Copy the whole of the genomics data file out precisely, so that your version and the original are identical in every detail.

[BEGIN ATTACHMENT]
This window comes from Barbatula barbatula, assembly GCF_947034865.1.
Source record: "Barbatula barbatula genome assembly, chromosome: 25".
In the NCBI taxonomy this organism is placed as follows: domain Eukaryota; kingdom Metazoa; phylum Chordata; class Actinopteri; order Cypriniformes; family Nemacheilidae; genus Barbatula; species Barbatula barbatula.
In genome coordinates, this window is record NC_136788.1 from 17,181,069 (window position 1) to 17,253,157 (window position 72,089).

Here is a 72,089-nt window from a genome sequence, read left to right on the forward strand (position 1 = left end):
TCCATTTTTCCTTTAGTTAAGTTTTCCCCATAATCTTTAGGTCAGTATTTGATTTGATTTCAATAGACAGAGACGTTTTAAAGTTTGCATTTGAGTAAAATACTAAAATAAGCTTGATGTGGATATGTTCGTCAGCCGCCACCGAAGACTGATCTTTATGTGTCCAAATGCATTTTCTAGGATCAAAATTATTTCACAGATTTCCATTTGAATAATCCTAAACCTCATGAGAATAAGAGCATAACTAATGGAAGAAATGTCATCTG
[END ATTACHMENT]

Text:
This window comes from Barbatula barbatula, assembly GCF_947034865.1.
Source record: "Barbatula barbatula genome assembly, chromosome: 25".
In the NCBI taxonomy this organism is placed as follows: domain Eukaryota; kingdom Metazoa; phylum Chordata; class Actinopteri; order Cypriniformes; family Nemacheilidae; genus Barbatula; species Barbatula barbatula.
In genome coordinates, this window is record NC_136788.1 from 17,181,069 (window position 1) to 17,253,157 (window position 72,089).

Here is a 72,089-nt window from a genome sequence, read left to right on the forward strand (position 1 = left end):
TCCATTTTTCCTTTAGTTAAGTTTTCCCCATAATCTTTAGGTCAGTATTTGATTTGATTTCAATAGACAGAGACGTTTTAAAGTTTGCATTTGAGTAAAATACTAAAATAAGCTTGATGTGGATATGTTCGTCAGCCGCCACCGAAGACTGATCTTTATGTGTCCAAATGCATTTTCTAGGATCAAAATTATTTCACAGATTTCCATTTGAATAATCCTAAACCTCATGAGAATAAGAGCATAACTAATGGAAGAAATGTCATCTG